Once the NBA resumes its season in a controlled environment, players will have more to worry about than winning. They will have varying concerns about how the resumed season could affect their mental health. Boston Celtics forward Gordon Hayward will be away from his pregnant wife, Robyn, and children until she is due to give birth sometime in September. “It’s definitely a stressful time for us,” said Hayward, whose wife and children are moving to Indianapolis to be near family while he is with the Celtics as part of the NBA’s 2019-20 restart at the ESPN Disney Wide World of Sports Complex near Orlando.
Speaking on a separate call Monday, Boston Celtics guard Jaylen Brown had a few other suggestions that he wished the league would have allowed players to use. “There’s a lot of stuff. I know everybody has different reasons they’re playing for. … Four hundred and fifty guys, or however many will be there, are sending in whatever they feel like would add to that list and encompass the group that’s going down there,” Brown said. “What I’d like to personally see on there? Maybe ‘Break the Cycle,’ putting that on the back of your jersey. ‘Results,’ that’s what everybody is really playing for. ‘Inequality by Design,’ maybe. Things like that might have a deeper impact than some of the things that were given to us. I think it was a little bit limiting.”
Speaking on a separate call Monday, Boston Celtics guard Jaylen Brown had a few other suggestions that he wished the league would have allowed players to use. “There’s a lot of stuff. I know everybody has different reasons they’re playing for. … Four hundred and fifty guys, or however many will be there, are sending in whatever they feel like would add to that list and encompass the group that’s going down there,” Brown said. “What I’d like to personally see on there? Maybe ‘Break the Cycle,’ putting that on the back of your jersey. ‘Results,’ that’s what everybody is really playing for. ‘Inequality by Design,’ maybe. Things like that might have a deeper impact than some of the things that were given to us. I think it was a little bit limiting.”
Bill Russell: In December of 1956, already two months into the season because I was competing in the Olympics, I began my career as a Boston Celtic. The team had had a Black player before me, Chuck Cooper, but when I arrived, I was the only Black person on a team of white guys. The Boston Celtics proved to be an organization of good people––from Walter Brown to Red Auerbach, to most of my teammates. I cannot say the same about the fans or the city. During games people yelled hateful, indecent things: “Go back to Africa,” “Baboon,” “Coon,” “Nigger.” I used their unkindness as energy to fuel me, to work myself into a rage, a rage I used to win.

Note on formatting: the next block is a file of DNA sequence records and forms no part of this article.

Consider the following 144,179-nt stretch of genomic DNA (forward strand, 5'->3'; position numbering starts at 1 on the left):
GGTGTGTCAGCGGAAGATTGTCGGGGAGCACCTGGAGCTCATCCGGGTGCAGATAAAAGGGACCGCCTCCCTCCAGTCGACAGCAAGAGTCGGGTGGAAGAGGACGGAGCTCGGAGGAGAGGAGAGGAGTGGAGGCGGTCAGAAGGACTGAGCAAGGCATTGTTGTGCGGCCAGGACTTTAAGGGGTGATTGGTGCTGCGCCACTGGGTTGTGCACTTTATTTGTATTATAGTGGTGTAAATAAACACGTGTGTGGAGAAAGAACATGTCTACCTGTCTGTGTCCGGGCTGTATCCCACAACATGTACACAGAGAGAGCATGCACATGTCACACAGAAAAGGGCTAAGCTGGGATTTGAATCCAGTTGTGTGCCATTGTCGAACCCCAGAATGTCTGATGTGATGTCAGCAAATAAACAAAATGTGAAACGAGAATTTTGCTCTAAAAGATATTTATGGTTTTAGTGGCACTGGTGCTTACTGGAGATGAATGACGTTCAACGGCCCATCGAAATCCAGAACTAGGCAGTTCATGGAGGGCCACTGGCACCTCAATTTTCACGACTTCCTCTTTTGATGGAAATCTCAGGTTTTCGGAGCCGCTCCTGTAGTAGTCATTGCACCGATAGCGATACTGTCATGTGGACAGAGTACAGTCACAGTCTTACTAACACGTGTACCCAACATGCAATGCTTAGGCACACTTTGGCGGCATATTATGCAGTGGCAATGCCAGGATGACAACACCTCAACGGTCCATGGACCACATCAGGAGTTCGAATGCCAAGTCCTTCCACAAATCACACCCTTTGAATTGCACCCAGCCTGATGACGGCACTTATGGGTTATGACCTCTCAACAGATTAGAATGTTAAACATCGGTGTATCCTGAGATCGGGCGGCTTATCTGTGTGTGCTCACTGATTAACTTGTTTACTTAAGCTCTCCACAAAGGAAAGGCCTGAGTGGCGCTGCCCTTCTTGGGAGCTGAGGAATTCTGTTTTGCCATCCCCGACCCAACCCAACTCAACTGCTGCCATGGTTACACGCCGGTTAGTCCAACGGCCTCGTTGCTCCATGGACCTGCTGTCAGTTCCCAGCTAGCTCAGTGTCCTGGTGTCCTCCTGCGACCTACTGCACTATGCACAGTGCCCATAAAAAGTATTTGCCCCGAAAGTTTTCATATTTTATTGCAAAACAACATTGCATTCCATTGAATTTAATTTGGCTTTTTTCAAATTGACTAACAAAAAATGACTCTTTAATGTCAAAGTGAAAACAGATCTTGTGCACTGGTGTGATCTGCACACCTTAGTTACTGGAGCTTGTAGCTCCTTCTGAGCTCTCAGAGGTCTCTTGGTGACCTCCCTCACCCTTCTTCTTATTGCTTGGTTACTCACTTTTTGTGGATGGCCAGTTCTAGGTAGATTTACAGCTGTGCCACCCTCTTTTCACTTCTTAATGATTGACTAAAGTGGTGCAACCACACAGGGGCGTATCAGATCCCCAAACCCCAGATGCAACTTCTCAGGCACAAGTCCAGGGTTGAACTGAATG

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Bill Russell: The Celtics also ran a poll asking fans how they could increase attendance. More than 50 percent of the fans polled answered, “Have fewer Black guys on the team.” I refused to let the “fans’” bigotry, evidence of their lack of character, harm me. As far as I was concerned, I played for the Boston Celtics, the institution, and the Boston Celtics, my teammates. I did not play for the city or for the fans.
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Bill Russell: In the 1960s, I tried to move to Wilmington, MA, but nobody would sell me a house. So, I moved my family to Reading, a predominantly white town 16 miles north of Boston. Bigots broke into the house, spray-painted “Nigga” on the walls, shit in our bed. Police cars followed me often. I looked into buying a different house in a different neighborhood, but people in that neighborhood started a petition to persuade the seller not to sell to me. Around this same time Medgar Evars was murdered by the KKK. His brother, Charlie, asked me if I would do a series of integrated basketball clinics for children, which I did. I marched in Washington, supported Ali. After that, the death threats started coming. I said then that I wasn’t scared of the kind of men who come in the dark of night. The fact is, I’ve never found fear to be useful.